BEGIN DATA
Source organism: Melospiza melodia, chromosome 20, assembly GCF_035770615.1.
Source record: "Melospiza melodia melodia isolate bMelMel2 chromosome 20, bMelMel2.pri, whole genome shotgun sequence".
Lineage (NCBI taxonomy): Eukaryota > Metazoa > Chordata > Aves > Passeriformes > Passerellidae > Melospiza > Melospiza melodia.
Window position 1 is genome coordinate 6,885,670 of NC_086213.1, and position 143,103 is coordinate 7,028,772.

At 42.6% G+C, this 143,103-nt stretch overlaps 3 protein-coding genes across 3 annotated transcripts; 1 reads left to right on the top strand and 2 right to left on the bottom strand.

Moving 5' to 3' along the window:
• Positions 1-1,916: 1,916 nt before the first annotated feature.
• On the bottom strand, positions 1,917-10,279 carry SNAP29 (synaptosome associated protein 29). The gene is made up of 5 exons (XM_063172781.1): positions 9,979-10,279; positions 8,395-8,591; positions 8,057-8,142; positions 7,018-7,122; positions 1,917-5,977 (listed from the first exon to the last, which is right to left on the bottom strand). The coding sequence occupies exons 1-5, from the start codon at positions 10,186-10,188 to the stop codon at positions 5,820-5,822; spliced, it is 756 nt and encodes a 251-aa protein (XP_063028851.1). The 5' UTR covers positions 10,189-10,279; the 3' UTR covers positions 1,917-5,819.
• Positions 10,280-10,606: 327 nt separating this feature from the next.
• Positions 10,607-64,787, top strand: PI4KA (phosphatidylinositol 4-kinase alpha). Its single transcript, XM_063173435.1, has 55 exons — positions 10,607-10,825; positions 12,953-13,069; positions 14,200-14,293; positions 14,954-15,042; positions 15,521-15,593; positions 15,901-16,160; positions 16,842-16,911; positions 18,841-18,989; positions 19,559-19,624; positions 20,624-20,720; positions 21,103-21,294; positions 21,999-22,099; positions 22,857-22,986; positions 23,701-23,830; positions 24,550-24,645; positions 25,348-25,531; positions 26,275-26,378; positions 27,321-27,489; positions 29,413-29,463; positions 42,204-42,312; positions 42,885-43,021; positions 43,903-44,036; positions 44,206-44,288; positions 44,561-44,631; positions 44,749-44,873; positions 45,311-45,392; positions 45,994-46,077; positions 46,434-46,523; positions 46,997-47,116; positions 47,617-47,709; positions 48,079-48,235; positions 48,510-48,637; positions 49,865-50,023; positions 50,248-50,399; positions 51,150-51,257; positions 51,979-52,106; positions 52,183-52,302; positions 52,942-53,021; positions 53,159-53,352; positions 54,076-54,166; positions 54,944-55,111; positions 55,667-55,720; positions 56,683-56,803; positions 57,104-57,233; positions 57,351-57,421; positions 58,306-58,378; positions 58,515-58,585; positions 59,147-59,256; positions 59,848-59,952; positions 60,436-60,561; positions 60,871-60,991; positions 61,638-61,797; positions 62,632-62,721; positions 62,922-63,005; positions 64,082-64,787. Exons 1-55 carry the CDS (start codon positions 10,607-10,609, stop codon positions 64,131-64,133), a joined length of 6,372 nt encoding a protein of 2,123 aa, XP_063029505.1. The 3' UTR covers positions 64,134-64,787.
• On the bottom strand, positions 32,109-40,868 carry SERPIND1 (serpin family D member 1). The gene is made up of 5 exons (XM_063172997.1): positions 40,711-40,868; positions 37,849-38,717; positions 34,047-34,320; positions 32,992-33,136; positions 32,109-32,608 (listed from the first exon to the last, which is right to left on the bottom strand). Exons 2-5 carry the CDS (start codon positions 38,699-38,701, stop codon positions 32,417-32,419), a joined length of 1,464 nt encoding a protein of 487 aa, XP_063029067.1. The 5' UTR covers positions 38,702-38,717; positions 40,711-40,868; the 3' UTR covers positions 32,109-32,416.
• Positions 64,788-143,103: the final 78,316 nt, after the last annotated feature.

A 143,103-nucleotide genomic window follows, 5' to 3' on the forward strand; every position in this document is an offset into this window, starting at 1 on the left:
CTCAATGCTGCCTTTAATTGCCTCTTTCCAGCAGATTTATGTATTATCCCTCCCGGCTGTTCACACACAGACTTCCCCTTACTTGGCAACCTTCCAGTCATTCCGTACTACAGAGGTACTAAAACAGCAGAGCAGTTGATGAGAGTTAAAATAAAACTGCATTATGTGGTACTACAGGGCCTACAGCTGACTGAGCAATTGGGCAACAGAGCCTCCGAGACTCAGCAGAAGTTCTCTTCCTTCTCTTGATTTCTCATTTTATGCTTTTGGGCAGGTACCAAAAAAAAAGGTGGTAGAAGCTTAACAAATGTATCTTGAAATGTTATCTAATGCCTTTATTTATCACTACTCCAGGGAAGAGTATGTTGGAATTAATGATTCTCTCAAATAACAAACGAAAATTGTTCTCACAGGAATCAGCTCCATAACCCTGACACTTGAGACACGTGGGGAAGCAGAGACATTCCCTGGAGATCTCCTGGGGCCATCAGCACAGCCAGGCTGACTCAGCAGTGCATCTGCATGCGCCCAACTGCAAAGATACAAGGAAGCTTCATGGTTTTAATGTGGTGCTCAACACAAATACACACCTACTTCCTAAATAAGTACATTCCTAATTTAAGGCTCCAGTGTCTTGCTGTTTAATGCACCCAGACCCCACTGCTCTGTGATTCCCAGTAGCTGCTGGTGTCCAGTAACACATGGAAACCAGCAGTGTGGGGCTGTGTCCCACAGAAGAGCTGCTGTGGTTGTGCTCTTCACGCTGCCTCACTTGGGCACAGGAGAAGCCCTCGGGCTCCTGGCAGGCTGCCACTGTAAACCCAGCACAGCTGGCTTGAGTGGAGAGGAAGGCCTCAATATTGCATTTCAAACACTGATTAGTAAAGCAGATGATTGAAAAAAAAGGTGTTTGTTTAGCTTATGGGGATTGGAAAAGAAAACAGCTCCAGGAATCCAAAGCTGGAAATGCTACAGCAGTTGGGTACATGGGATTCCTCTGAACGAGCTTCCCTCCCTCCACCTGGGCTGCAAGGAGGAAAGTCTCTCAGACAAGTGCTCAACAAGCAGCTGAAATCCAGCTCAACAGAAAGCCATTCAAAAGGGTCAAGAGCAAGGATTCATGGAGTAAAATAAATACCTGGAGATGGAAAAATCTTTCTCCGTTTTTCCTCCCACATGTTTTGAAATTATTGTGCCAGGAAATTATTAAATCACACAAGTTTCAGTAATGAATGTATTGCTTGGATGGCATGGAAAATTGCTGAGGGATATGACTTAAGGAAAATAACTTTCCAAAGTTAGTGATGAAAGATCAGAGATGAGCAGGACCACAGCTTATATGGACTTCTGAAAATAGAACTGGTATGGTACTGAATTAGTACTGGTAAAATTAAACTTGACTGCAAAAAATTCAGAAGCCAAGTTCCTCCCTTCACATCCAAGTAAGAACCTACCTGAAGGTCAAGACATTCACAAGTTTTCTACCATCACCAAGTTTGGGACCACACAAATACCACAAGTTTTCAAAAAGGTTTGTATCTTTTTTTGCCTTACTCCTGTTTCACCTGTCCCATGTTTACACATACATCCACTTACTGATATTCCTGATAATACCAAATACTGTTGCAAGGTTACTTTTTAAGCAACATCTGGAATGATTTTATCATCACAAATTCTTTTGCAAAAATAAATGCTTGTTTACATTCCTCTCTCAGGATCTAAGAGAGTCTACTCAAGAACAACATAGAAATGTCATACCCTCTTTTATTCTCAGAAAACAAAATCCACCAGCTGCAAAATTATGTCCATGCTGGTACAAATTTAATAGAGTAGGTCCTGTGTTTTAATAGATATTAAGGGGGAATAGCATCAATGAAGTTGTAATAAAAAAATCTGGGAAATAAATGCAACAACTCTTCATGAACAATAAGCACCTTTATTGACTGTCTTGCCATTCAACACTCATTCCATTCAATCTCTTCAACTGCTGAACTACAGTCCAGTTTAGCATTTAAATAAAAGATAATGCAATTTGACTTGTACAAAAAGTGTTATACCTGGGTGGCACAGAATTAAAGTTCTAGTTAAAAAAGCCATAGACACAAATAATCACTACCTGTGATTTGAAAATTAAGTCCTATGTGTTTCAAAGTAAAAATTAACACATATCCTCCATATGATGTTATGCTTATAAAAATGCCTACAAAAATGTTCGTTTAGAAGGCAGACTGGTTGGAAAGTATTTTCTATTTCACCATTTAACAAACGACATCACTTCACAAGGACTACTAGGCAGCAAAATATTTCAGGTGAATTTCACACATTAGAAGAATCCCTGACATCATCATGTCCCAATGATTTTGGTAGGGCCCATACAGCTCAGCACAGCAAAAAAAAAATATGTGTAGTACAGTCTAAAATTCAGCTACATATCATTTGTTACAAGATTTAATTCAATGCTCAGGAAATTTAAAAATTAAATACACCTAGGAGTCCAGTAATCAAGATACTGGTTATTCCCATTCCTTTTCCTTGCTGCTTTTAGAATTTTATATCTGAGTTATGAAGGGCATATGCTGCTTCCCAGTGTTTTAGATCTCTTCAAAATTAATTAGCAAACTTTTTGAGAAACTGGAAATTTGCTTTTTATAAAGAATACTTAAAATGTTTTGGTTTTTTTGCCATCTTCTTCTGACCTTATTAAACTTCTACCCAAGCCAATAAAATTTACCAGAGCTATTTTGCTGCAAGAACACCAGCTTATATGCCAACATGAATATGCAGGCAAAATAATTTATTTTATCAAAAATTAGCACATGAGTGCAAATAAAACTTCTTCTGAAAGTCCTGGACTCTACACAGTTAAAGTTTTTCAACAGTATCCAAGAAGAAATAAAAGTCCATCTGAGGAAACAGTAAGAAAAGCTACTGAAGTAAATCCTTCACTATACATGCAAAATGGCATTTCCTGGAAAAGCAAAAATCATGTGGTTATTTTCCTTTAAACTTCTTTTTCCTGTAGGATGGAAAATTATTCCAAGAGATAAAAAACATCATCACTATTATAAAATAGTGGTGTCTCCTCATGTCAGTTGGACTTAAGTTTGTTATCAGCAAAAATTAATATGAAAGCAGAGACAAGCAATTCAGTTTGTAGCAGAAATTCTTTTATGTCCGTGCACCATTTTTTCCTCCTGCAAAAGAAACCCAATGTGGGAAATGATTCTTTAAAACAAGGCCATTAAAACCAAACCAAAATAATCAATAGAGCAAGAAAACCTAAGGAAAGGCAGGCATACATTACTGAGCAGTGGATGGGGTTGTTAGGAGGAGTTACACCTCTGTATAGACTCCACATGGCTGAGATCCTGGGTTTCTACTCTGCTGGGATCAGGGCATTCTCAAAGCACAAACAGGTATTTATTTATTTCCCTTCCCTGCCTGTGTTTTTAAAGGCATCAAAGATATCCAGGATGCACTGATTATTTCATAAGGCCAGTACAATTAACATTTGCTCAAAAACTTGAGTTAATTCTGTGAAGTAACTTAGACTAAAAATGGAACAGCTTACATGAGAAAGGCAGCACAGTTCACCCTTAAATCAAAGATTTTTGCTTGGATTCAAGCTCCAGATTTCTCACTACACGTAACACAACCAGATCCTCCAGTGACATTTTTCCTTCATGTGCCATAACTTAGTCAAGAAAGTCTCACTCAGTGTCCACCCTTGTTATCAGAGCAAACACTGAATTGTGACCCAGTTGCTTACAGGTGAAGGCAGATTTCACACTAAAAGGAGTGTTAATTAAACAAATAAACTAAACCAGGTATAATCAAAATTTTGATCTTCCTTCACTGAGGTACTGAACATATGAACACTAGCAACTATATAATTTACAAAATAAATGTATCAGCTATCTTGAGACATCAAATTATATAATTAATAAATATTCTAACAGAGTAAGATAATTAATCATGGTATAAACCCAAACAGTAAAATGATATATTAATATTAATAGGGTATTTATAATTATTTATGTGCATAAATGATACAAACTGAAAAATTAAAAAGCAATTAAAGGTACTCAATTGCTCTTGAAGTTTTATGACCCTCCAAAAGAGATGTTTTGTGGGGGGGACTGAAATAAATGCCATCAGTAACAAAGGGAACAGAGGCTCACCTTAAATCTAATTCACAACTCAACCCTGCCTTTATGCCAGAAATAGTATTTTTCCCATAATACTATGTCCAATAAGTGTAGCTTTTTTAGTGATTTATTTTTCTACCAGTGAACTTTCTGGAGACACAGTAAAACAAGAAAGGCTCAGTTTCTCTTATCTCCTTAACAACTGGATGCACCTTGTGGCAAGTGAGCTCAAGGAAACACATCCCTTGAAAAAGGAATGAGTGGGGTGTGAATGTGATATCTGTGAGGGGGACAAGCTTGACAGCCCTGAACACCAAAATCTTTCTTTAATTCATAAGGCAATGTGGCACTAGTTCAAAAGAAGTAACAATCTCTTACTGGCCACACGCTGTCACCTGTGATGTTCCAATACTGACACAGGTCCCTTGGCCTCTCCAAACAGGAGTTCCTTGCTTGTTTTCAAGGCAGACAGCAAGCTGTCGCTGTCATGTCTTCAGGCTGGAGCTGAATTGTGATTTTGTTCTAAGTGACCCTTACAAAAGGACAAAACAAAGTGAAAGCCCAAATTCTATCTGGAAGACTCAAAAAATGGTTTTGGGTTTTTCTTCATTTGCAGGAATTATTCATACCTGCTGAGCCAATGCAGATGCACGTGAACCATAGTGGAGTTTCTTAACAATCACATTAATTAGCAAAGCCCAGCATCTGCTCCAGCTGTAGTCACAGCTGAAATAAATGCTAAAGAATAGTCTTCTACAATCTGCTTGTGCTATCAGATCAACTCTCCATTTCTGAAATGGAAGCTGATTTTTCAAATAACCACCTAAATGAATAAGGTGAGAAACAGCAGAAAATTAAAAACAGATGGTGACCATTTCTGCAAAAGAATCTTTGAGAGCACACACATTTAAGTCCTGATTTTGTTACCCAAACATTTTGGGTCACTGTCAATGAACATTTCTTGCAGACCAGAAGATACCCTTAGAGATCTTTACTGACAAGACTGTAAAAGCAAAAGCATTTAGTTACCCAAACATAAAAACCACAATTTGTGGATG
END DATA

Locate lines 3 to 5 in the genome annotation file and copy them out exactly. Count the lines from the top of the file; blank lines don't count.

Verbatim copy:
Lineage (NCBI taxonomy): Eukaryota > Metazoa > Chordata > Aves > Passeriformes > Passerellidae > Melospiza > Melospiza melodia.
Window position 1 is genome coordinate 6,885,670 of NC_086213.1, and position 143,103 is coordinate 7,028,772.

At 42.6% G+C, this 143,103-nt stretch overlaps 3 protein-coding genes across 3 annotated transcripts; 1 reads left to right on the top strand and 2 right to left on the bottom strand.